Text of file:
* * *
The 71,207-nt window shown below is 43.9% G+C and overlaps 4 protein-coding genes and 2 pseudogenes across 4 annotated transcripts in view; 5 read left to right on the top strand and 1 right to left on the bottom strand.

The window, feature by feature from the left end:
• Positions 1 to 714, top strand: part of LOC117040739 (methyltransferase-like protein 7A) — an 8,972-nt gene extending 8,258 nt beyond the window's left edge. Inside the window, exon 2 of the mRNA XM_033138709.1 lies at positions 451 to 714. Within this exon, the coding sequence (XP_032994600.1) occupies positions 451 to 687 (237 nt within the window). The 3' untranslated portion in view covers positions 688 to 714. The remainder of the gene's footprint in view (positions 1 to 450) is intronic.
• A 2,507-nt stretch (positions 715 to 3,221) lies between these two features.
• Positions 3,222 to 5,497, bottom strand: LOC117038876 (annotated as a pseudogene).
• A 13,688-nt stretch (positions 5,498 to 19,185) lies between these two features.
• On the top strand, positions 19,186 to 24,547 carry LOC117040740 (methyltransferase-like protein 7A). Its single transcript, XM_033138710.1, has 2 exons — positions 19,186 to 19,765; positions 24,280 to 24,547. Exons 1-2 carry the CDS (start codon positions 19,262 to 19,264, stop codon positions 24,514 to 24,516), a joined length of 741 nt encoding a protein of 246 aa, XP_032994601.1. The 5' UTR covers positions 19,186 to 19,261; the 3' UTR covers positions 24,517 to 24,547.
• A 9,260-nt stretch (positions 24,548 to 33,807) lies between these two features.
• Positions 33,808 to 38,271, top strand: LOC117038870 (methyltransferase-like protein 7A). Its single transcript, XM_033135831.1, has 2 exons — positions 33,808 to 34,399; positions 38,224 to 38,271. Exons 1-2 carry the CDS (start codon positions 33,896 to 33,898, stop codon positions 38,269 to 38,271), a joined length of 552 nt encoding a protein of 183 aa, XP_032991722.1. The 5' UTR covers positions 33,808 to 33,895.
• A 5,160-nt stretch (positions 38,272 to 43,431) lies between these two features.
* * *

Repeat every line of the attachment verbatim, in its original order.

The 71,207-nt window shown below is 43.9% G+C and overlaps 4 protein-coding genes and 2 pseudogenes across 4 annotated transcripts in view; 5 read left to right on the top strand and 1 right to left on the bottom strand.

The window, feature by feature from the left end:
• Positions 1 to 714, top strand: part of LOC117040739 (methyltransferase-like protein 7A) — an 8,972-nt gene extending 8,258 nt beyond the window's left edge. Inside the window, exon 2 of the mRNA XM_033138709.1 lies at positions 451 to 714. Within this exon, the coding sequence (XP_032994600.1) occupies positions 451 to 687 (237 nt within the window). The 3' untranslated portion in view covers positions 688 to 714. The remainder of the gene's footprint in view (positions 1 to 450) is intronic.
• A 2,507-nt stretch (positions 715 to 3,221) lies between these two features.
• Positions 3,222 to 5,497, bottom strand: LOC117038876 (annotated as a pseudogene).
• A 13,688-nt stretch (positions 5,498 to 19,185) lies between these two features.
• On the top strand, positions 19,186 to 24,547 carry LOC117040740 (methyltransferase-like protein 7A). Its single transcript, XM_033138710.1, has 2 exons — positions 19,186 to 19,765; positions 24,280 to 24,547. Exons 1-2 carry the CDS (start codon positions 19,262 to 19,264, stop codon positions 24,514 to 24,516), a joined length of 741 nt encoding a protein of 246 aa, XP_032994601.1. The 5' UTR covers positions 19,186 to 19,261; the 3' UTR covers positions 24,517 to 24,547.
• A 9,260-nt stretch (positions 24,548 to 33,807) lies between these two features.
• Positions 33,808 to 38,271, top strand: LOC117038870 (methyltransferase-like protein 7A). Its single transcript, XM_033135831.1, has 2 exons — positions 33,808 to 34,399; positions 38,224 to 38,271. Exons 1-2 carry the CDS (start codon positions 33,896 to 33,898, stop codon positions 38,269 to 38,271), a joined length of 552 nt encoding a protein of 183 aa, XP_032991722.1. The 5' UTR covers positions 33,808 to 33,895.
• A 5,160-nt stretch (positions 38,272 to 43,431) lies between these two features.